McAfee's case study represented just the tip of the iceberg. Since then the software pioneers in social intranets, like Socialtext and Atlassian Confluence, have been joined by a vast array of options -- for example: IBM Connections, Igloo Software, Interact Intranet, Jive Software, Yammer (now part of Microsoft), VMWare Socialcast, Salesforce Chatter, Newsgator, ThoughtFarmer and TIBCO tibbr. All of these social intranet tools offer vastly improved user experience and enterprise functionality than the social software available prior to 2002. However, none of these vendors needed to create the market for social intranets and companies have plenty of open source options to consider too, like Drupal Commons, Elgg, Status.Net and even WordPress.

Incidentally, DrKW‘s Rangaswami became Chief Scientist at Salesforce in 2010.

Show me the Money

Despite the apparent success of using social software in the enterprise documented in McAfee's case study, this single example would never be enough to convince people of the bottom-line benefit of social intranets. The truth is, in 2006 there was a lack of data and a general feeling that IT didn't matter anyway. Even many of those with a strong predisposition towards social software in the knowledge management community remained skeptical, having been burnt before by technologies that failed to deliver.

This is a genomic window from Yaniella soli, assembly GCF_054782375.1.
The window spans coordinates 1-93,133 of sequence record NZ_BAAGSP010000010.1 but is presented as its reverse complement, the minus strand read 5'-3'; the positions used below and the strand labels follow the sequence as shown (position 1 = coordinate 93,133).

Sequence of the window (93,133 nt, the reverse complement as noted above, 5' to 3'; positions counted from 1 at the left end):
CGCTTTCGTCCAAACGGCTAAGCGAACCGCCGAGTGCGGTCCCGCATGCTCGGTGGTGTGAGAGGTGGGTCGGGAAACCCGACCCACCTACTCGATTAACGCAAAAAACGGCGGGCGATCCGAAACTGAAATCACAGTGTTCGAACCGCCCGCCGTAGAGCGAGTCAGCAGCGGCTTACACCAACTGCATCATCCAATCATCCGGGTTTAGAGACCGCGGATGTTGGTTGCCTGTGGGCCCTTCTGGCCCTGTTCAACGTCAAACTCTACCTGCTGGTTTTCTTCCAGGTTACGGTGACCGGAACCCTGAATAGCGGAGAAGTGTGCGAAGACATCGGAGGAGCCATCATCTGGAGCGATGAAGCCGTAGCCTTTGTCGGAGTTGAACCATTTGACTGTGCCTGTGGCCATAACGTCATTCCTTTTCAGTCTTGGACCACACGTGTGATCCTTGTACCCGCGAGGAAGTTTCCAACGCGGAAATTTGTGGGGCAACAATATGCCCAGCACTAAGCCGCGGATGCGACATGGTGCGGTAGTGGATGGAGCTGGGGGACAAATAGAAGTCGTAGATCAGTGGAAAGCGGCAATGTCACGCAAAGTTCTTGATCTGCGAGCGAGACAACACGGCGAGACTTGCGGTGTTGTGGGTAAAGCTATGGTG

Since 2006 numerous more case studies have appeared. The Deloitte Center for the Edge’s 2011 paper, Social Software for Business Performance, is probably one of the best examples that links the use of social software to organizational performance -- they reported specific examples showing benefits:

  • OSIsoft saw a 22 percent average improvement to call resolution time.
  • Alcoa achieved a 61 percent reduction in time spent managing compliance activities.

Predicting the exact performance of enterprise social software in a given situation is still difficult, although we have more and more aggregate data available to set expectations. Of course anyone expecting an easy ride with social software will be disappointed -- if anything, we are becoming more disciplined at how we implement internal social business projects, because of the need to identify and track tangible benefits as they are emerge.